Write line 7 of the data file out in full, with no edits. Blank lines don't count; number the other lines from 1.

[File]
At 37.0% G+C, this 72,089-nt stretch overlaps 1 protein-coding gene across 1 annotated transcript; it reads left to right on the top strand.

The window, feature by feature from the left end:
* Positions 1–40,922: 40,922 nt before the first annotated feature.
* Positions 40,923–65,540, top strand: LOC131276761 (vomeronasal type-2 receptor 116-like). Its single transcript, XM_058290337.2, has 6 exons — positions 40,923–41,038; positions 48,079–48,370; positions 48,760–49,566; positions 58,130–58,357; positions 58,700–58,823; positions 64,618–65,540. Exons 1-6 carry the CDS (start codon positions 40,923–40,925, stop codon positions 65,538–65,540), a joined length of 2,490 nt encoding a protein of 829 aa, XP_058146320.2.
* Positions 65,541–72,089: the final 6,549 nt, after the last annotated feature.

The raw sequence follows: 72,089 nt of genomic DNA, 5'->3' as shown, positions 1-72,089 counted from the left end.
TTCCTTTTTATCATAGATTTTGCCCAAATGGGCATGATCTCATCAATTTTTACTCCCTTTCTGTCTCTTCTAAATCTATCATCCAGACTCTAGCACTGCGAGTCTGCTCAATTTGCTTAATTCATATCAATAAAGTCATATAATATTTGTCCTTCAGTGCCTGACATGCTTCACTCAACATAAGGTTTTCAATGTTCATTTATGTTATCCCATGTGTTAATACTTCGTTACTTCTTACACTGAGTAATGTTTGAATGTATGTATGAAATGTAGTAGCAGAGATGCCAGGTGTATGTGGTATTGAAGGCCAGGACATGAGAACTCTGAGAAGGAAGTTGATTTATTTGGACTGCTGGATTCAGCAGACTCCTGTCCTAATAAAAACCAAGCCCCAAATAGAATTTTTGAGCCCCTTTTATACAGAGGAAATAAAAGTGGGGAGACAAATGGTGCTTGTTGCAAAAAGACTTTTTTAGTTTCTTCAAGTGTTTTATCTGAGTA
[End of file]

TTCCTTTTTATCATAGATTTTGCCCAAATGGGCATGATCTCATCAATTTTTACTCCCTTTCTGTCTCTTCTAAATCTATCATCCAGACTCTAGCACTGCGAGTCTGCTCAATTTGCTTAATTCATATCAATAAAGTCATATAATATTTGTCCTTCAGTGCCTGACATGCTTCACTCAACATAAGGTTTTCAATGTTCATTTATGTTATCCCATGTGTTAATACTTCGTTACTTCTTACACTGAGTAATGTTTGAATGTATGTATGAAATGTAGTAGCAGAGATGCCAGGTGTATGTGGTATTGAAGGCCAGGACATGAGAACTCTGAGAAGGAAGTTGATTTATTTGGACTGCTGGATTCAGCAGACTCCTGTCCTAATAAAAACCAAGCCCCAAATAGAATTTTTGAGCCCCTTTTATACAGAGGAAATAAAAGTGGGGAGACAAATGGTGCTTGTTGCAAAAAGACTTTTTTAGTTTCTTCAAGTGTTTTATCTGAGTA